• 1½ tablespoons (22g) coconut oil, melted (may substitute olive or avocado oil)
  1. Preheat the oven to 375℉. Liberally grease a baking sheet and set aside.
  2. Cut the squash into wedges (about 1 – 1½-inch thick) and place in a large bowl. (see notes)
  3. In a small bowl, mix all other ingredients. Pour the mixture over the squash, and toss to evenly coat. (I find this easiest to do with my hands. I also prefer to do this in a bowl instead of directly on the baking sheet. With a bowl, it is easier to get more of the topping on the squash and less residue on the baking sheet where it becomes harder to clean once baked.)
  4. Spread the squash pieces, cut sides down, in an even layer on the baking sheet and bake for 25-35 minutes or until just tender. Precise time will depend on oven and thickness of pieces. Use a sharp knife to test for doneness. Look for a golden brown color on the side touching the baking sheet and a hint of firmness remaining in the squash. Tip: To increase caramelization, you may broil for about 2 minutes, watching very carefully to avoid burning.

Squash cutting tip: A sharp chef’s knife makes cutting winter squash easier. However, if you struggle to do this, you may microwave or bake the whole squash just long enough to slightly soften (about 3 minutes on high power in my microwave). Pierce the squash with a knife first to allow steam to escape, and then adjust the baking time down by a few minutes, as needed.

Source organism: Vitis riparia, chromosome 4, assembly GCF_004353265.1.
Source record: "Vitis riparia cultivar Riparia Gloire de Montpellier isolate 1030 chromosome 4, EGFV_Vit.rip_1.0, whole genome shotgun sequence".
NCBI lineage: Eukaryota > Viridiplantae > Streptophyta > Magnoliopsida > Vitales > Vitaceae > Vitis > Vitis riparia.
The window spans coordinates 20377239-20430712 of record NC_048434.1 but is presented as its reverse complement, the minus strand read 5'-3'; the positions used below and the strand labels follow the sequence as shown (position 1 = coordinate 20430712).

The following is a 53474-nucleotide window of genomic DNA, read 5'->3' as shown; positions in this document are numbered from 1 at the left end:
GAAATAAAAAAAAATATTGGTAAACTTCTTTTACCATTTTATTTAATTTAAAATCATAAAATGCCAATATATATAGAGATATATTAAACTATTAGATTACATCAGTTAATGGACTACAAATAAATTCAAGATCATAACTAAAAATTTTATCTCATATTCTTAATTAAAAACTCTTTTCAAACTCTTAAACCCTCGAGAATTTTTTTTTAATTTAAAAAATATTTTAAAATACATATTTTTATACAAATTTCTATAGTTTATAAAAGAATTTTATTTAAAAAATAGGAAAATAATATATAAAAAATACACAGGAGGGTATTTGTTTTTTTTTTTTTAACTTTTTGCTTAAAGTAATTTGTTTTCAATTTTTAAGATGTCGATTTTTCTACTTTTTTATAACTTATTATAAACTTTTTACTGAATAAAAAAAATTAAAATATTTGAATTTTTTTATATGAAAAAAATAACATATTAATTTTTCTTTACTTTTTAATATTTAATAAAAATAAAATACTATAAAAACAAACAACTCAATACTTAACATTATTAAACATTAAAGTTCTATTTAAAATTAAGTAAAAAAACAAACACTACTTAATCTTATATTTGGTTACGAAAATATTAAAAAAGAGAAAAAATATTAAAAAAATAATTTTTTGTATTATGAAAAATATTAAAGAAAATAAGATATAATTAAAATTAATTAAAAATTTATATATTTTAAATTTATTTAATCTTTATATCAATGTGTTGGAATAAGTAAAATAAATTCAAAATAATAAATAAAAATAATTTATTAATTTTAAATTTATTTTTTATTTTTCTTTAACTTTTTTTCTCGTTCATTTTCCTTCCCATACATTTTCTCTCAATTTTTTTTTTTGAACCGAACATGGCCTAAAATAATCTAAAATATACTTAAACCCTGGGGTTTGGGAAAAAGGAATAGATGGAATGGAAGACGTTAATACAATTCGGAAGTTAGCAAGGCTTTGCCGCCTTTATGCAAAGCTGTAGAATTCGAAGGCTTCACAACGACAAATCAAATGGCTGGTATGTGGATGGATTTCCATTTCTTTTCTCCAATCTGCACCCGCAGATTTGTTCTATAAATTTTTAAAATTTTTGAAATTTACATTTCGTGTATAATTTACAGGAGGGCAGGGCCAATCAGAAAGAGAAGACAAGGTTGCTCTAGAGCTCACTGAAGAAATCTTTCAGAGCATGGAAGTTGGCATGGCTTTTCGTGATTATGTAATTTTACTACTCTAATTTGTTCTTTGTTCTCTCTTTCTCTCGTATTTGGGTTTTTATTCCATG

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    1. Ann Post author

      Hi Marlene, I think you mean that every recipe you’re finding for winter squash via an internet search is sweetened, rather than that all my recipes are (I do have many savory options on this site), so I will answer accordingly. Many recipes for winter squash contain varying amounts of a sweet ingredient, usually to play up the natural sweetness or to balance a spicy ingredient. You may like to try this recipe, omitting specific options as preferred: I mention that you can use the recipe for varieties other than delicata, as pictured in the recipe. In some recipes, you can also simply omit the sweetener.

      Following are a few more recipes using a variety of squash that include no added sweetener, which you may enjoy:

      I hope something in here is helpful!

  1. Corrie Ward

    I’m going to have a go. Thank you. Looking for a name to be able to say thank you……?
    I am looking to make soup so will leave certain items omitted.

    1. Ann Post author

      Hi Corrie, I’m Ann! Thanks for your comment and I hope you enjoy. What a lovely addition to soup this will be!

  2. Sarah

    Hi, just came across this recipe as it looked simple enough for me to make. It was lovely first time. I’ve used again so hopefully same results. Added a sprinkle of cinnamon spice. Loved it. Thanks.

    1. Ann Post author

      I’m delighted you liked this recipe, Sarah. I always marvel at how good it tastes despite the simplicity. A sprinkle of cinnamon would be a lovely touch!

  3. Beverley Hart Press

    Thank you for sharing your recipe. I just made a similar dish to this but I love the sound of maple syrup. This is certainly going to be on my Christmas day lunch menu. Lots of love to you Xoxo

  4. Christie

    This was great! I need to work faster, my coconut oil was starting to harden before I got it in the oven! I even sprinkled a little bit of brown sugar over them after I flipped them.

    My kids liked them too!

    Can’t go wrong trying one of your recipes!

    1. Ann

      I just love how the flavor of the coconut oil and maple syrup complement the squash. So glad you enjoyed, too, Christie!